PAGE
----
Uniform hexagonal graphene film growth on liquid copper surface: Challenges still remain - Uniform hexagonal graphene film growth on liquid copper surface: Challenges still remain - HRI-US
Uniform hexagonal graphene film growth on liquid copper surface: Challenges still remain
In a recent publication Geng et al. (1) reported the growth of graphene thin films on liquid Cu surface, using chemical vapor deposition. The authors state that the graphene nucleation typically occurs on grain boundaries in solid polycrystalline Cu, which results in an inhomogeneous density and size distribution of hexagonal graphene flakes. Therefore, liquefaction of the Cu leads to the formation of a uniform single-layer graphene. Although I agree with the general description and the fact that liquefaction of polycrystalline Cu will eliminate grain boundaries, I think the conclusion that it leads to the synthesis of continuous, uniform graphene film in general is misleading.
In fact, a liquid layer (Cu) with an adsorbate on the surface (C) inevitably produces domains/cells based on solutal or thermal instabilities driven by variations in surface tension, which can be described for instance by Benard-Marangoni convection (2). In a recent article (3) we showed that the solutal Marangoni number for the surface-melted Cu–C system can be higher than the critical number M > MC = 80, which initiates the convection phenomenon driven by a gradient in carbon concentration. As a result, the topographic patterns in the form of convectional isolated/connected hexagonal or vermicular cells have been observed in grown graphene. Depending on specific experimental conditions such as the thickness of the liquid layer, concentration gradient of the carbon, and temperature gradient between the surface and the core, these cells assemble into very regular hexagonal (honeycomb) patterns like the authors have observed in (1). Hence, on the one hand, liquefaction of Cu does indeed eliminate the grain boundaries, but on the other hand, it causes the formation of domains driven by surface tension variation on the Cu–C interface. Moreover, the source of new domain centers can be a small amount (10−6–10−2 wt%) of common impurities, because the authors used Cu with 99.8% purity.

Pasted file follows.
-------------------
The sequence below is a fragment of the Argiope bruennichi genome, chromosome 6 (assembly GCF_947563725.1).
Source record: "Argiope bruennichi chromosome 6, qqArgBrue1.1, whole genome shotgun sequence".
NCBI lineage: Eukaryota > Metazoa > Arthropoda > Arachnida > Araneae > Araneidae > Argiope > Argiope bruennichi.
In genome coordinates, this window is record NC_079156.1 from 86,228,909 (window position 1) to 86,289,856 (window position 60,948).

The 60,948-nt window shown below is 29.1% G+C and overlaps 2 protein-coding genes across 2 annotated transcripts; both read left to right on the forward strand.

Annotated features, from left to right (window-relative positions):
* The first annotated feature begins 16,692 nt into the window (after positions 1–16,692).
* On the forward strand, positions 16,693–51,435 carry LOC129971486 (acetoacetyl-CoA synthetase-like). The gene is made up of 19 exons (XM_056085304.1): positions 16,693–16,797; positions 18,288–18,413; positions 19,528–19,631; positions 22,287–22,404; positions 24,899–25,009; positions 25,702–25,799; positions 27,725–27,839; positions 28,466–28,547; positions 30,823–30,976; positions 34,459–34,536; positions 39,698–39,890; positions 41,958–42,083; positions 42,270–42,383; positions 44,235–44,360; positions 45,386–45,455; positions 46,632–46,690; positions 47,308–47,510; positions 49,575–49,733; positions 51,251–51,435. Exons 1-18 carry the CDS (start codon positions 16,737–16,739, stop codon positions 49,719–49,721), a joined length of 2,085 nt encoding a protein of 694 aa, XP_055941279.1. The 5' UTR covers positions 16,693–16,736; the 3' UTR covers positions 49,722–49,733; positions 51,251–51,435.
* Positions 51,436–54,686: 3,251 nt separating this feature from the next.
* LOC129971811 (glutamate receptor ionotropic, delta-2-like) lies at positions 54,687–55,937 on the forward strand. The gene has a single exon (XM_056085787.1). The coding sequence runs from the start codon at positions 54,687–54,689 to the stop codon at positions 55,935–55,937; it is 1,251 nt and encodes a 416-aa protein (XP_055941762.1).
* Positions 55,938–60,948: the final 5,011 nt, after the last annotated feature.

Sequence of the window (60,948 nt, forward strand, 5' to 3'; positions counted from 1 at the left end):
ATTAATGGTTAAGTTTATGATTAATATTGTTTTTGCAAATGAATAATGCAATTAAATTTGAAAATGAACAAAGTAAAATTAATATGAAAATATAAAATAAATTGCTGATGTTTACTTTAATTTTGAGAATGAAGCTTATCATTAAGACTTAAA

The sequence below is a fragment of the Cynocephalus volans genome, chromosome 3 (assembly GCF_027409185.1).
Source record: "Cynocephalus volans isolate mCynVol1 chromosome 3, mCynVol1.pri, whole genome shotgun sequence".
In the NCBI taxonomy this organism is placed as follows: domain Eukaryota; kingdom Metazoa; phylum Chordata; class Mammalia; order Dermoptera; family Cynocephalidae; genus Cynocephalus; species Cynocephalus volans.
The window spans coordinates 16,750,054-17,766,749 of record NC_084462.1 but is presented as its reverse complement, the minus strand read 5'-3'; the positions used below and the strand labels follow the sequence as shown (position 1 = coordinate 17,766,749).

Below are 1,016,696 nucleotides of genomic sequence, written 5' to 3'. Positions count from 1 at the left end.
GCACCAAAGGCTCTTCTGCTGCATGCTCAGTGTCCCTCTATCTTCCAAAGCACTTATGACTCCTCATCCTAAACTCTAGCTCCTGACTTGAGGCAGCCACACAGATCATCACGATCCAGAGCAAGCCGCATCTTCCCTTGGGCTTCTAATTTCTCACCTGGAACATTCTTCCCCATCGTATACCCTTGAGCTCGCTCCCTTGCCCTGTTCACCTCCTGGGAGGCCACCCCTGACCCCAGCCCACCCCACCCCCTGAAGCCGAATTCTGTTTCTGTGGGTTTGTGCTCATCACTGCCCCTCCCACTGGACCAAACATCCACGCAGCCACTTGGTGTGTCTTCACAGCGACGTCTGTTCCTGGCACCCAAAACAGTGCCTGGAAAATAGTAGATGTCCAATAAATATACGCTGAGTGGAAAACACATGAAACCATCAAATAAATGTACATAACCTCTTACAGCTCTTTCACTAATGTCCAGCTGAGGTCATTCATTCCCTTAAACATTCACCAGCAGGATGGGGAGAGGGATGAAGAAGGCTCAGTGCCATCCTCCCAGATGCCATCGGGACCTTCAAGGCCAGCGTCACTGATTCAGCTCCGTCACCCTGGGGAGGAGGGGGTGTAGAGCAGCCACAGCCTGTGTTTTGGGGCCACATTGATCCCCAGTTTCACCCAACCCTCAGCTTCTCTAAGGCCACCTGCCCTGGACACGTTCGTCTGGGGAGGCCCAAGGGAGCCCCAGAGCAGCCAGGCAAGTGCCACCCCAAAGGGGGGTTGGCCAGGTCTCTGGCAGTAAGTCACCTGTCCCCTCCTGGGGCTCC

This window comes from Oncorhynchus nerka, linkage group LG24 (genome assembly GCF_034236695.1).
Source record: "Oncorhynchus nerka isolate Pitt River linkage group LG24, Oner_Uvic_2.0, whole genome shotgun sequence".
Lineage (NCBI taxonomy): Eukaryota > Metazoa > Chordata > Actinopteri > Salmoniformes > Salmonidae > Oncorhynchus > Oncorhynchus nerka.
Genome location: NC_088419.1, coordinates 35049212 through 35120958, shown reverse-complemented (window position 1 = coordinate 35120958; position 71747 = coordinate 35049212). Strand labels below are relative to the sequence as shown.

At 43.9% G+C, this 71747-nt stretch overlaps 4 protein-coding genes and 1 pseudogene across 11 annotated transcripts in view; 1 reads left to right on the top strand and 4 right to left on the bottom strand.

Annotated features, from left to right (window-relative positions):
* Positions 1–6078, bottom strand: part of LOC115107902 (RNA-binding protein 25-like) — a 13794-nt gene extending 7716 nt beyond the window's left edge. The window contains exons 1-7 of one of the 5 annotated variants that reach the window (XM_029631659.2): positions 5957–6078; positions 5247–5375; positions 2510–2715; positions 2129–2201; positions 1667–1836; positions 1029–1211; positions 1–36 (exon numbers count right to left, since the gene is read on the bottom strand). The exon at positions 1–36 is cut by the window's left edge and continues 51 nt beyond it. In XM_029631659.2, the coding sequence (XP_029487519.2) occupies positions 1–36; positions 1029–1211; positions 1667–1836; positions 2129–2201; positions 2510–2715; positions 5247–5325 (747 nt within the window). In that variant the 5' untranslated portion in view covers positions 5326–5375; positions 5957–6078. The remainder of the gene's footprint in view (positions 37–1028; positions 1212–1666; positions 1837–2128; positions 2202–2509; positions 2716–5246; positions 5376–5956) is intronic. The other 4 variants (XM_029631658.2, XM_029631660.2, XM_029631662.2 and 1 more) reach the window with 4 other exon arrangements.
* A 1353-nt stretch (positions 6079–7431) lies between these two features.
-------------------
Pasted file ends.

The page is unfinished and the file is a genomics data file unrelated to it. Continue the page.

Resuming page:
In addition, cooling down of the Cu–C melt to room temperature accompanied by the solidification process inevitably initiates planar or convective instabilities driven by solutal or thermal capillary forces, which will break down the planar interface of a dilute alloy into cells, leading to inhomogeneous distribution of carbon on the surface and thereby formation of ripples and variation of the numbers of graphene layers (3). These processes can be described on the basis of Mullins–Sekerka instabilities in dilute binary alloys (4). According to this theory, an arbitrary perturbation due to the imposed temperature/solutal gradient initiates a cellular structure and develops a pattern with an initial wavelength λ typically on the order of microns, which is in the same size range as that of the images observed by Geng et al. (1). In the absence of specific experimental information, more accurate domain size estimation is hard to perform.
In my opinion the above discussion highlights the interplay between the onset of instability and graphene formation, which can be seen as an obstacle for large single-domain graphene growth. The wavelength of the instability will put a new upper limit on the domain size of graphene grown from the melt.